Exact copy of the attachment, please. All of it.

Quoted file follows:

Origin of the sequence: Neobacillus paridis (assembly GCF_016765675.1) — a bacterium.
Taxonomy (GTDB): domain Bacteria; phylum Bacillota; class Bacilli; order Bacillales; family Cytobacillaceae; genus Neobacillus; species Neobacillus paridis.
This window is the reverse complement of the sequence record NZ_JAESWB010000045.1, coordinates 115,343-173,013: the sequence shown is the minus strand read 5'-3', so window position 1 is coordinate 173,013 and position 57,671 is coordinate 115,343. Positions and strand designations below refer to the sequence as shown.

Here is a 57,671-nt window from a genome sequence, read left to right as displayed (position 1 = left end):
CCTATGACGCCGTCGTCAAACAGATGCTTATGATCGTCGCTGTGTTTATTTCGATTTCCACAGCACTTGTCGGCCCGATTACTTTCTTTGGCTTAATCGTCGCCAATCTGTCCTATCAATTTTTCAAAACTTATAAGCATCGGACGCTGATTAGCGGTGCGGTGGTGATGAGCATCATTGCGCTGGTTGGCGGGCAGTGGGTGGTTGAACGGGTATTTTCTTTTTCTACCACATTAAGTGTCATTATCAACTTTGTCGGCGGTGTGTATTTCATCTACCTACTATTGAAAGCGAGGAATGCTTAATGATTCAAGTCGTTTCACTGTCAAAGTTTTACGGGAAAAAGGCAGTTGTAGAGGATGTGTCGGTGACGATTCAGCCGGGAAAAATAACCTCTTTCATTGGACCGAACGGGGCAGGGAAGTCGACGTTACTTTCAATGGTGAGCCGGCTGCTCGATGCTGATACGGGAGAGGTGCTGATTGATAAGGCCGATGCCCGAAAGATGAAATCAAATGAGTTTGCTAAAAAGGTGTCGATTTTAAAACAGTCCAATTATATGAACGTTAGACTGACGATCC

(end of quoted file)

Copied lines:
Origin of the sequence: Neobacillus paridis (assembly GCF_016765675.1) — a bacterium.
Taxonomy (GTDB): domain Bacteria; phylum Bacillota; class Bacilli; order Bacillales; family Cytobacillaceae; genus Neobacillus; species Neobacillus paridis.
This window is the reverse complement of the sequence record NZ_JAESWB010000045.1, coordinates 115,343-173,013: the sequence shown is the minus strand read 5'-3', so window position 1 is coordinate 173,013 and position 57,671 is coordinate 115,343. Positions and strand designations below refer to the sequence as shown.

Here is a 57,671-nt window from a genome sequence, read left to right as displayed (position 1 = left end):
CCTATGACGCCGTCGTCAAACAGATGCTTATGATCGTCGCTGTGTTTATTTCGATTTCCACAGCACTTGTCGGCCCGATTACTTTCTTTGGCTTAATCGTCGCCAATCTGTCCTATCAATTTTTCAAAACTTATAAGCATCGGACGCTGATTAGCGGTGCGGTGGTGATGAGCATCATTGCGCTGGTTGGCGGGCAGTGGGTGGTTGAACGGGTATTTTCTTTTTCTACCACATTAAGTGTCATTATCAACTTTGTCGGCGGTGTGTATTTCATCTACCTACTATTGAAAGCGAGGAATGCTTAATGATTCAAGTCGTTTCACTGTCAAAGTTTTACGGGAAAAAGGCAGTTGTAGAGGATGTGTCGGTGACGATTCAGCCGGGAAAAATAACCTCTTTCATTGGACCGAACGGGGCAGGGAAGTCGACGTTACTTTCAATGGTGAGCCGGCTGCTCGATGCTGATACGGGAGAGGTGCTGATTGATAAGGCCGATGCCCGAAAGATGAAATCAAATGAGTTTGCTAAAAAGGTGTCGATTTTAAAACAGTCCAATTATATGAACGTTAGACTGACGATCC